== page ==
Dr. Buss had been hospitalized much of the past 18 months in a battle which “showed his amazing strength and will to live. It was our father’s often stated desire and expectation that the Lakers remain in the Buss family. The Lakers have been our lives as well and we will honor his wish and do everything in our power to continue his unparalleled legacy,” the statement concluded.

He is survived by sons Johnny, Jim, Joey and Jesse and daughters Jeanie Buss and Janie Drexel, all of Southern California; eight grandchildren; former wife JoAnn of Las Vegas; half sister Susan Hall of Phoenix; half brother Micky Brown of Scottsdale; and stepbrother Jim Brown of Star Valley, Wyoming.

Funeral and memorial service arrangements are pending. In lieu of flowers, the family requests that donations be made to the Lakers Youth Foundation or a charity of the donor’s choice.

RELATED:  The impact of LA Lakers owner Jerry Buss on the NBA & beyond

NBA Commissioner  David Stern also issued a statement this morning on the passing  of Jerry Buss:

“The NBA has lost a visionary owner whose influence on our league is incalculable and will be felt for decades to come. More importantly, we have lost a dear and valued friend. Our thoughts are with the family at this difficult time.”

There is more reaction  on social media, with many expressions of condolences and well wishes (see below). They include fans, politicians and former Lakers. The team has also posted an extensive photo gallery of Buss throughout the years.

PREVIOUSLY: Los Angeles Lakers owner Jerry Buss, 80, has died.

Buss died at Cedars-Sinai Medical Center in Los Angeles, said Bob Steiner, his assistant. He was  hospitalized last week and was in intensive care for treatment of cancer, but the immediate cause of death was kidney failure, Steiner said.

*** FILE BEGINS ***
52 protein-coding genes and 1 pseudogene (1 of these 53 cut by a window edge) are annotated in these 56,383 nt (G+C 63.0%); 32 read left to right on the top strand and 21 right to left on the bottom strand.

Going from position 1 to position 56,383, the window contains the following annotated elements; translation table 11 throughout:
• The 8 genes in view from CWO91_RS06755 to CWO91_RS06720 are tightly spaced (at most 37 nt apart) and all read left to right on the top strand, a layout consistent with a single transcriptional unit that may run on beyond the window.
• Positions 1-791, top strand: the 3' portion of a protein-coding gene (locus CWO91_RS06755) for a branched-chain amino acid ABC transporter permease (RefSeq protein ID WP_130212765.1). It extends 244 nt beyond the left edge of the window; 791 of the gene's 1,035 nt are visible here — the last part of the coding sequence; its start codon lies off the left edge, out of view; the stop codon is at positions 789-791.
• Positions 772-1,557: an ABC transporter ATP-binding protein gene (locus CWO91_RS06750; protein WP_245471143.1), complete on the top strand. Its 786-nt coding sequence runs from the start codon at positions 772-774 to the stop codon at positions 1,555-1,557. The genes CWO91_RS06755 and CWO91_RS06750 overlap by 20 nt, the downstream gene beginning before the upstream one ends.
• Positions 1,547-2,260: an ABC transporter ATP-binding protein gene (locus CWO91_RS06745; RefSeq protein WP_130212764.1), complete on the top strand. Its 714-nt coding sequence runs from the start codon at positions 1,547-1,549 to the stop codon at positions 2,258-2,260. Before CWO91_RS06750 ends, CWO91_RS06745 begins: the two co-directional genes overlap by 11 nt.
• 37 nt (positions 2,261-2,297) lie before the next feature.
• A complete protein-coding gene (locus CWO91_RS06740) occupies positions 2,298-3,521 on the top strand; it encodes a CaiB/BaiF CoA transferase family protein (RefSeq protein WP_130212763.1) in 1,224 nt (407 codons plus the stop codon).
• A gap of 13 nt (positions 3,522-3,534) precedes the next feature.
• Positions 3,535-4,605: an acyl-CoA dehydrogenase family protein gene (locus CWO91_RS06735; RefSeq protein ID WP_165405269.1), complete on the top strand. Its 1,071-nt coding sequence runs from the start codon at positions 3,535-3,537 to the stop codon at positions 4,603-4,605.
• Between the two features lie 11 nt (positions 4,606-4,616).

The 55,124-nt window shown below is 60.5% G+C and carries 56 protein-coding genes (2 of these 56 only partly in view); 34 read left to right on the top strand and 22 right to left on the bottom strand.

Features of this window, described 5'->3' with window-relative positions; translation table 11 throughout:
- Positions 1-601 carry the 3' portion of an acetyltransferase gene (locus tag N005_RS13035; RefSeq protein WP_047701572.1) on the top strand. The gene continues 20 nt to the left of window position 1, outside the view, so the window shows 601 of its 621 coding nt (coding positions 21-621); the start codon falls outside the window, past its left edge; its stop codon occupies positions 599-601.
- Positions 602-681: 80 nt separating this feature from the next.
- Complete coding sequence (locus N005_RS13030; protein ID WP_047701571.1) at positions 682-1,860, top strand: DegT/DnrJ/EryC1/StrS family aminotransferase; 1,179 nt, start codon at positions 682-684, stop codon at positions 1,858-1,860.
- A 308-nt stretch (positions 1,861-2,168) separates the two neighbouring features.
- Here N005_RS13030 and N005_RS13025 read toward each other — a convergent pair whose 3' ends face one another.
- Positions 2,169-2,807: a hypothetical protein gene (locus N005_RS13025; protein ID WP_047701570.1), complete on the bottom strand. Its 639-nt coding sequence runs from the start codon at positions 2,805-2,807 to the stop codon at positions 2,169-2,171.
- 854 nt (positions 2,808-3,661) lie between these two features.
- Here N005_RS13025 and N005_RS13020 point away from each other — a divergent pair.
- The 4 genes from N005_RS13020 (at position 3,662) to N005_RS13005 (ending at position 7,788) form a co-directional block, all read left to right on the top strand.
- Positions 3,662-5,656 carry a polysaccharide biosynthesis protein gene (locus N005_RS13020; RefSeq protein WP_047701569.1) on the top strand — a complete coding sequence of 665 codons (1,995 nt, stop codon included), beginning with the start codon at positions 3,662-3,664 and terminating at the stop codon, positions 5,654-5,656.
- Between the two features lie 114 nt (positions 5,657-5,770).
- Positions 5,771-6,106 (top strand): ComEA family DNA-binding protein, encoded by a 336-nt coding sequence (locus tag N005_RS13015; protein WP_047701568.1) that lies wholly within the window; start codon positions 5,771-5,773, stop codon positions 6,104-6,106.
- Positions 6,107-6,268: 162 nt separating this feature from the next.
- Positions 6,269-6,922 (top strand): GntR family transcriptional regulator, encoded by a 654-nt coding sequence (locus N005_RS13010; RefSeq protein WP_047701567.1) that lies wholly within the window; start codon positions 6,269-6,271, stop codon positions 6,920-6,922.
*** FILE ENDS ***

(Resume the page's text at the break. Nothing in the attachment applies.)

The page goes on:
Reaction has been swift on social media, with many expressions of condolences and well wishes (see below). They include fans, politicians and former Lakers.

In 19 years in Los Angeles before Jerry Buss was the owner, the Lakers won one NBA title. In 33 seasons with Buss driving the bus, they’ve won 10 titles.

That’s all the math a fan needs – but it’s not all the math that counts.

Jerry Buss – Dr. Jerry Buss, as he preferred – spent $67.5 million back in 1979 to buy the Lakers, the Kings, the Forum and a ranch from then-team owner Jack Kent Cooke.

It was, at the time, the biggest sports purchase ever, prompted by a big divorce settlement Cooke had to pay.

Buss sold the Kings in the 1980s and the Forum in the 1990s. But he kept the Lakers.

Today, says Forbes magazine, the Lakers alone are worth a cool $1 billion.

In recent years, Buss stepped back from his once-prominent role as Laker owner to let sons Jim and John and daughter Jeanie run the team.

But even when Buss was actively involved in running the Lakers, his most important contribution to the team's remarkable success was hiring star coaches Pat Riley and Phil Jackson and star front office bosses Jerry West and Mitch Kupchak – and then letting them work.

They picked the players; Buss picked them.

That may have been Jerry Buss’s greatest talent – he hired talent, then got out of the way.

Jerry Buss' age has been changed from an earlier version. He was 80.